Athens, June 2-4

Athens Travel Blog

 › entry 1 of 10 › view all entries
I arrived in Athens following an eight-hour plane ride from Washington, DC to Paris and a four-hour connection from there. I did not manage to get any sleep the entire journey, although I managed to snag a seat with about ten feet of leg room, making the plane ride more comfortable. I people-watched in Paris airport after finding my gate...the international terminal there is awful. The gates are all lined up one after the other, and the terminal itself is only about thirty feet wide. When people line up for their flights, they get in the way of people trying to walk farther down the terminal. You have to push your way through line after line of people trying to board their planes. As soon as I found my gate, I sat down and relaxed for a couple of hours, after getting an espresso.

At around 3:00 p.m. on June 2nd, I arrived in Athens airport, and found my way to the train that connects it with the city. I discovered that the "blue line" that connects the airport to the stop that I was getting off at was not yet up and running...still under construction. I had to take another line and switch at a station north of the city. It was not difficult at all, and at around 4:15 I got off at Monastiraki station in the heart of Athens. I quickly got my bearings and headed up to my hotel, the Hotel Cecil. The room was small, and somewhat old-fashioned, but it was fine. I dropped off my bags and immediately headed out to stroll around the city. I realized within about 25 minutes that I did not like Athens. It was street after street of crappy souvenir shops and vendors on the curb selling knock-off belts, wallets, sunglasses, etc. It was extremely smoggy, hectic, and dirty. After two hours of walking around, I sat down at a cafe and ordered dinner: ground beef kebobs. They were actually quite tasty and were worth the 7 euro I paid. I went back to the hotel and fell asleep at around 8:30...a bad mistake since I woke up at 1 a.m. wide awake and lay in bed all night because of jet lag.

The next morning, after grabbing an espresso at a sidewalk cafe near my hotel, I met up with Megan Miller, a former employee of my dad's who had just finished a three-week guided tour of several European countries. Athens was her first stop after splitting off from the group. We met outside the train station and began the walk up to the Acropolis. It was somewhat strenuous, but not too far. The entrance fee to get up onto the Acropolis was 12 euro per person. We paid and walked up through hundreds of people, mostly older couples in large groups from cruise ships. The Acropolis itself was kind of disappointing. Most of the buildings are covered in dense, ugly scaffolding and you are not allowed within 50 feet of any of them. It was brutally hot, and there was no shade. I got some pictures of the Parthenon and other buildings, but was not as impressed or moved as I expected to be around one of the ancient wonders of the world. There were some great views of Athens, which is extremely congested and bigger than it seems. Unfortunately, due to a bad accident with my camera the next day, the pictures are now nonexistent.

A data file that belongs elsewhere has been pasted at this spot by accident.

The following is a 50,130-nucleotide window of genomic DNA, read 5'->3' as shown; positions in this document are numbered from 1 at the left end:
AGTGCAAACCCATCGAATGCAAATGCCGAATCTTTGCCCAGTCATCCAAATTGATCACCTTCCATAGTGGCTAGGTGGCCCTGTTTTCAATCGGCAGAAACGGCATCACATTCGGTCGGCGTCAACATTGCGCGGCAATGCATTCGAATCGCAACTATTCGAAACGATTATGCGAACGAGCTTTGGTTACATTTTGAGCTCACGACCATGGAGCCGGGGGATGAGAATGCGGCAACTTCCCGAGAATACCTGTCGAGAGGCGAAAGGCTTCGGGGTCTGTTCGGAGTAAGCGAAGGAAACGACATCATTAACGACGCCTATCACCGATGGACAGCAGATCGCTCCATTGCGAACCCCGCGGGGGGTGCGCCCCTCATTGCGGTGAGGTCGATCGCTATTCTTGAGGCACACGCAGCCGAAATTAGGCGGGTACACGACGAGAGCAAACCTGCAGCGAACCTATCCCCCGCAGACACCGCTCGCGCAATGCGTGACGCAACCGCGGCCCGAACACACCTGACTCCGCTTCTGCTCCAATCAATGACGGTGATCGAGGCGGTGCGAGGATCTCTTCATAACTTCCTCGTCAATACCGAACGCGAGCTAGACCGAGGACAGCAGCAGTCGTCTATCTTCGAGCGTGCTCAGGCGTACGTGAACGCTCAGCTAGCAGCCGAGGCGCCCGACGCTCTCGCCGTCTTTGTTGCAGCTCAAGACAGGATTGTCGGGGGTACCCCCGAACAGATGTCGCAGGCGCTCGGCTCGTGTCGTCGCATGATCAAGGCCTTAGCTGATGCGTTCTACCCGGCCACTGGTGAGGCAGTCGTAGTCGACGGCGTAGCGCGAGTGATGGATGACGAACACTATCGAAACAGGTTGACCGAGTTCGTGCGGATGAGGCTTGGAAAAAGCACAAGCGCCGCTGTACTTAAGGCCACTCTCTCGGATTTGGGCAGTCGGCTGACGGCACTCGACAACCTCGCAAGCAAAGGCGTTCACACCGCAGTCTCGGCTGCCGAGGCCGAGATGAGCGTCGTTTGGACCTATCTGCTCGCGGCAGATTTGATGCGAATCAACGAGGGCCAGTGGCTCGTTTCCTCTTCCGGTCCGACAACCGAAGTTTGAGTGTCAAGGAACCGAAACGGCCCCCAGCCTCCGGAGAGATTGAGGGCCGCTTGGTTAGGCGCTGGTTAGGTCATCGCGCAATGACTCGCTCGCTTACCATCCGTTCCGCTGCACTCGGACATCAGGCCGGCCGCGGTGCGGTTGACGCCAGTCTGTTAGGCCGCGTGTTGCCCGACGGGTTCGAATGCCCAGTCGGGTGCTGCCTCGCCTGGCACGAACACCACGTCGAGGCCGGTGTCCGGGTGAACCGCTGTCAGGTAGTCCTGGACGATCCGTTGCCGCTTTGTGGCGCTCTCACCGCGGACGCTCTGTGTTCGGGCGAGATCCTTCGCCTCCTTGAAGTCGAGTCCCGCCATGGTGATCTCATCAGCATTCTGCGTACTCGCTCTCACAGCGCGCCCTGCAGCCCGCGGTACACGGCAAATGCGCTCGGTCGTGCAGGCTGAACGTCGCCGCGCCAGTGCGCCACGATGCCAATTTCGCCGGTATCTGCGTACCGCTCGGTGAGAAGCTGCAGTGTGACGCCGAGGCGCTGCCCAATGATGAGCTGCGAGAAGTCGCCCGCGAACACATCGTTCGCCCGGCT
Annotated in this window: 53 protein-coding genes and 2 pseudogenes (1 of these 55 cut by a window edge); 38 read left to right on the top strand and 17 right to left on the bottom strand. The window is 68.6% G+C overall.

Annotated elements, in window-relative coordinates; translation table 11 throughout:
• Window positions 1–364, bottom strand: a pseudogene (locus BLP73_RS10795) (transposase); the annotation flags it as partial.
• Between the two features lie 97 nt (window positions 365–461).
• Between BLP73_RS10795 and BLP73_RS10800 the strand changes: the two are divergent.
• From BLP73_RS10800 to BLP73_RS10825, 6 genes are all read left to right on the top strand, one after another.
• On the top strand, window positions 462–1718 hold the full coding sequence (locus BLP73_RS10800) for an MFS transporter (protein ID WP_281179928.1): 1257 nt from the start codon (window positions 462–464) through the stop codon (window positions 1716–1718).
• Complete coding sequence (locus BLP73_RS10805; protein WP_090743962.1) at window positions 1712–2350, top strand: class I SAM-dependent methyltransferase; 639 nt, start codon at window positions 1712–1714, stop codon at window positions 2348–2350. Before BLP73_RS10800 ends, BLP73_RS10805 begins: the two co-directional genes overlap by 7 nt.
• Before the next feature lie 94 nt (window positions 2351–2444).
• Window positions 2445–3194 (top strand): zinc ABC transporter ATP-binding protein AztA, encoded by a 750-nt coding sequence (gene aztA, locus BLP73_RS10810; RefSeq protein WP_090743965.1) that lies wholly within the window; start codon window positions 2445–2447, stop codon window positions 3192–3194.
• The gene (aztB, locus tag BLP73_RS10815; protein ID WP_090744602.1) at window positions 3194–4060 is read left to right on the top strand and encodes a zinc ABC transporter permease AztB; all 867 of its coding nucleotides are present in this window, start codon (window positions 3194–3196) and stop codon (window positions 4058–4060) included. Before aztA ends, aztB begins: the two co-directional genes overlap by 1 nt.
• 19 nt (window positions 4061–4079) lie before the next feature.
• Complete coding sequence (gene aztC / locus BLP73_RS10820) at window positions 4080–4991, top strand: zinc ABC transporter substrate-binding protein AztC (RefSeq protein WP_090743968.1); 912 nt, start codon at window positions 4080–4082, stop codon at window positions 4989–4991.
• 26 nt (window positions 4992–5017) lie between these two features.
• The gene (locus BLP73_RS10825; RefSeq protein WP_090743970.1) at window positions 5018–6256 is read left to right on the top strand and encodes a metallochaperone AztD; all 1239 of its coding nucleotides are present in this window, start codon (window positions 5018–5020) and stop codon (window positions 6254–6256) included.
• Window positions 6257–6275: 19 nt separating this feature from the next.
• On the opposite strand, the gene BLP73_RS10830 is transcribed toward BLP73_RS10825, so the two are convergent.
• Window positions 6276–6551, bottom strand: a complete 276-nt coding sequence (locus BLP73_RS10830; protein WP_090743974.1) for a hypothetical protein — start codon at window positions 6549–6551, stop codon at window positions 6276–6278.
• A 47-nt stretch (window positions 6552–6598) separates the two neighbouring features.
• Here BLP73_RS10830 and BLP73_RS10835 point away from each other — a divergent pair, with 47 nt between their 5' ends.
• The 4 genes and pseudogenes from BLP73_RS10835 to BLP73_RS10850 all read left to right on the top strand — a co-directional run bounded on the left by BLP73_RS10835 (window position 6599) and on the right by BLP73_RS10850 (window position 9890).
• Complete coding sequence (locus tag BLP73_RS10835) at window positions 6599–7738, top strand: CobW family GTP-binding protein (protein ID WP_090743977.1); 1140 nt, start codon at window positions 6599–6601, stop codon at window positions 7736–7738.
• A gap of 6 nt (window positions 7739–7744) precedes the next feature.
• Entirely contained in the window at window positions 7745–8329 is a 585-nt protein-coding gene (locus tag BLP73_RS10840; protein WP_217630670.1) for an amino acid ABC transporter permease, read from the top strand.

We walked down from the Acropolis and had to avoid about 20 different restaurant owners who all tried to pull us into their respective establishments. By this time, I was counting down the minutes I had to remain in Athens. We stopped at a small cafe/restaurant type place and got a snack. I had feta cheese with bread, which was very good. After that, we headed up to the Greek Parliament building and watched the changing of the guards out front. It was a very interesting thing to watch, and I was able to notice similarities between it and the changing of the guard at Arlington National Cemetary. Megan and I then split up. She headed off to meet some friends and talk to her tour guide one last time, I walked around for a bit more, had some dinner, and feel asleep at 8 p.m. again. I woke up at 2 a.m. and was wide awake until morning.

I checked out of Hotel Cecil at around 5:30, walked down to Monastiraki station and got on the train to Piraeus, the port that is west and a bit south of Athens. The train ride was about 40 minutes long, and I got to Piraeus station at around 6:30, an hour before my ferry to Naxos was due to depart. I had bought a ticket the day before while strolling around Athens, so I was prepared. As soon as I walked out of the station, I saw my boat, a massive Blue Star Ferry with "Naxos" written on the side. Couldn't have been easier than that, right? I got on the ferry, ordered an espresso, and sat down on the top deck at the very back of the ferry. I was about 100 feet above the water and was able to watch people and trucks scurrying around the already hectic streets. Megan and I found each other by chance on the ferry, and sat together during the 6-hour trip, which was more enjoyable than I expected. Although the ferry did lurch around to some extent, I never felt seasick or queasy. The views were quite nice, as we passed dozens of small islands and miles of dark blue water. Again, the pictures of this were ruined along with the camera.
Join TravBuddy to leave comments, meet new friends and share travel tips!
photo by: Johnpro